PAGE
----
Physicians are stepping into leadership roles at their practice and hospital departments, but the qualities that make a great surgeon don't necessarily make an excellent leader.
Some of the best physicians fail in leadership roles, according to Forbes.
The valuable traits of leaders associated with success include intelligence, charisma and communication; negative traits include characteristics that override others with the positive skills.
Here are five derailing qualities outlined in the report:
1. Leaders who put themselves above others, avoid hard work or take advantage of their position.
2. Individuals who discount the people with lower status while "managing up," such as volunteering to participating in senior leadership meetings but declining to support junior colleagues.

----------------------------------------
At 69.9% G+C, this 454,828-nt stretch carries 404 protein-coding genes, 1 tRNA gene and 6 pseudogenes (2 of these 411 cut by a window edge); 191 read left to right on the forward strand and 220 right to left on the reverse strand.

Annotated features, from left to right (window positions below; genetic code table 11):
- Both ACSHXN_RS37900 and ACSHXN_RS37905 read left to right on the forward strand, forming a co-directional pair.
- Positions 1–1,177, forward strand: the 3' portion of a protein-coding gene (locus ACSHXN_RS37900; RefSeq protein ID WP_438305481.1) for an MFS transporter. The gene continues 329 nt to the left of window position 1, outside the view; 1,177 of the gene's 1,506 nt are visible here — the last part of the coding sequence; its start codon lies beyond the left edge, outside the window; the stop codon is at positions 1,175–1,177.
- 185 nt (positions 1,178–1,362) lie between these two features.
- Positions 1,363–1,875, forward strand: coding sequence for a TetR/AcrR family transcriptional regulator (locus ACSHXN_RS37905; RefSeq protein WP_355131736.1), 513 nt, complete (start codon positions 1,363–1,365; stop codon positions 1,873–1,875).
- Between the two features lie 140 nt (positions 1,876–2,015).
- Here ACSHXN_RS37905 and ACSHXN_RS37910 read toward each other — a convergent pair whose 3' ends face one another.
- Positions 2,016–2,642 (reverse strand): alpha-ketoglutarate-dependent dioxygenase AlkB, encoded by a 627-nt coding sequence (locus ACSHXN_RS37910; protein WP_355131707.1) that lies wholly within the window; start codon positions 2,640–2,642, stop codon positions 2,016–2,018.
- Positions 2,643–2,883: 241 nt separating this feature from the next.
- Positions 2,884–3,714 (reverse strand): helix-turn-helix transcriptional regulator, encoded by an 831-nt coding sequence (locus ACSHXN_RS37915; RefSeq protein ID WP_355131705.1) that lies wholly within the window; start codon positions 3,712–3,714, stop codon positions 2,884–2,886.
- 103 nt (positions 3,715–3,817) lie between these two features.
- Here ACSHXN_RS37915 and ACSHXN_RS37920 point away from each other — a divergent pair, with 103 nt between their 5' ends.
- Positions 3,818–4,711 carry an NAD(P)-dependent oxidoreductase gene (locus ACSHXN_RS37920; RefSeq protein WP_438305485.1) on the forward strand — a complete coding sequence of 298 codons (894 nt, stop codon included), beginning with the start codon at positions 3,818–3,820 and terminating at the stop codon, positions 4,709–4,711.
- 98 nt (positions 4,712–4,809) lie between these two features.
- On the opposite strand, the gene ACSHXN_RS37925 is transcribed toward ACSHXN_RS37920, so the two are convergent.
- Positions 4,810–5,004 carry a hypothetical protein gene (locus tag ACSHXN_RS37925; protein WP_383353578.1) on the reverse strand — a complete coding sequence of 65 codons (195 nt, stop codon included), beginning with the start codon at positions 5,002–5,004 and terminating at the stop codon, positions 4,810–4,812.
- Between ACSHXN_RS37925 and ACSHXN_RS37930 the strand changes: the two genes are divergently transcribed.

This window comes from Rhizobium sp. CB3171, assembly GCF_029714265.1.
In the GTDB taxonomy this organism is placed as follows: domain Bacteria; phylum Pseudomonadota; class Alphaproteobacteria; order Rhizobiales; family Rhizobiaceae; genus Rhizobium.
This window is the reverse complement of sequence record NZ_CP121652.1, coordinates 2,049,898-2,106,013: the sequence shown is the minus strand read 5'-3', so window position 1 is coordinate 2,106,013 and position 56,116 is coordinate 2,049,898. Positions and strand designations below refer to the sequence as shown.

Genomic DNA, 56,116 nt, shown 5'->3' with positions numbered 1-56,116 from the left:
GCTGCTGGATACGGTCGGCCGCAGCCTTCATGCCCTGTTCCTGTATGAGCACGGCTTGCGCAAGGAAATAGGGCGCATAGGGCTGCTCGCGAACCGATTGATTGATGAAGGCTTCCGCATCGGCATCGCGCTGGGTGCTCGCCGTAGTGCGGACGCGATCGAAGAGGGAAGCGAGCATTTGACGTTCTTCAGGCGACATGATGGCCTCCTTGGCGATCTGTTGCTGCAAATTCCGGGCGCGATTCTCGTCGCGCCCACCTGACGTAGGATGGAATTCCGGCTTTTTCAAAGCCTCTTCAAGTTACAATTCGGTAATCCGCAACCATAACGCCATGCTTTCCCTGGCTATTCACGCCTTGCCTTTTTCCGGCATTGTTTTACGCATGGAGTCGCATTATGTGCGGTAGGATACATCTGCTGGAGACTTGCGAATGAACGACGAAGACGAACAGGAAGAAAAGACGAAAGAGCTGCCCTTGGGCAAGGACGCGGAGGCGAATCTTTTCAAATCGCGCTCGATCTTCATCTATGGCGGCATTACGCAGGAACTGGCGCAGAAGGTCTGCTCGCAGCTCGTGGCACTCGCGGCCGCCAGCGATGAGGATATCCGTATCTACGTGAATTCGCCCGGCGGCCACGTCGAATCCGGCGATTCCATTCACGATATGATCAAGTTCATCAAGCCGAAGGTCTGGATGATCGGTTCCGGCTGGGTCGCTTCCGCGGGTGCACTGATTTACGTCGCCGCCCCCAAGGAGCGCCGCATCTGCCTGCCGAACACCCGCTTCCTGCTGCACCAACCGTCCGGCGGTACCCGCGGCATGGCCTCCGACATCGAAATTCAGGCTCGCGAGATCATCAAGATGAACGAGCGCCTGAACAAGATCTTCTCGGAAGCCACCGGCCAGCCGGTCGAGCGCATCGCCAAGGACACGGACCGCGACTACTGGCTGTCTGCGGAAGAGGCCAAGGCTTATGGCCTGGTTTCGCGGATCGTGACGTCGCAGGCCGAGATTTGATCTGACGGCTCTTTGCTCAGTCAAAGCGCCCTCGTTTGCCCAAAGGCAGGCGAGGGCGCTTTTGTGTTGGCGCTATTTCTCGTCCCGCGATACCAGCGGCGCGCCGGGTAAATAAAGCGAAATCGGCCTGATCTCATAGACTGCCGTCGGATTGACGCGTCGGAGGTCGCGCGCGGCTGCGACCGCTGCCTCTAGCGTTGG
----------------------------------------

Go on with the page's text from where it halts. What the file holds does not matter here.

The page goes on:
3. When leaders are unable to set priorities and separate critical chores from trivial ones, they're more likely to feel overwhelmed and fail with their teams. Leadership success is defined by deciding the right opportunities to pursue instead of working hard without accomplishing much.
4. Surgeons spend their clinical careers as knowledgeable experts, but taking on leadership roles they have limited experience or expertise in confronting new tasks. Some leaders become unable to make decisions and squander opportunities because they are overwhelmed.
5. Leaders who are afraid of difficult or unpopular decisions won't succeed. Physician leaders need the time, information and courage to make the right decision for the organization.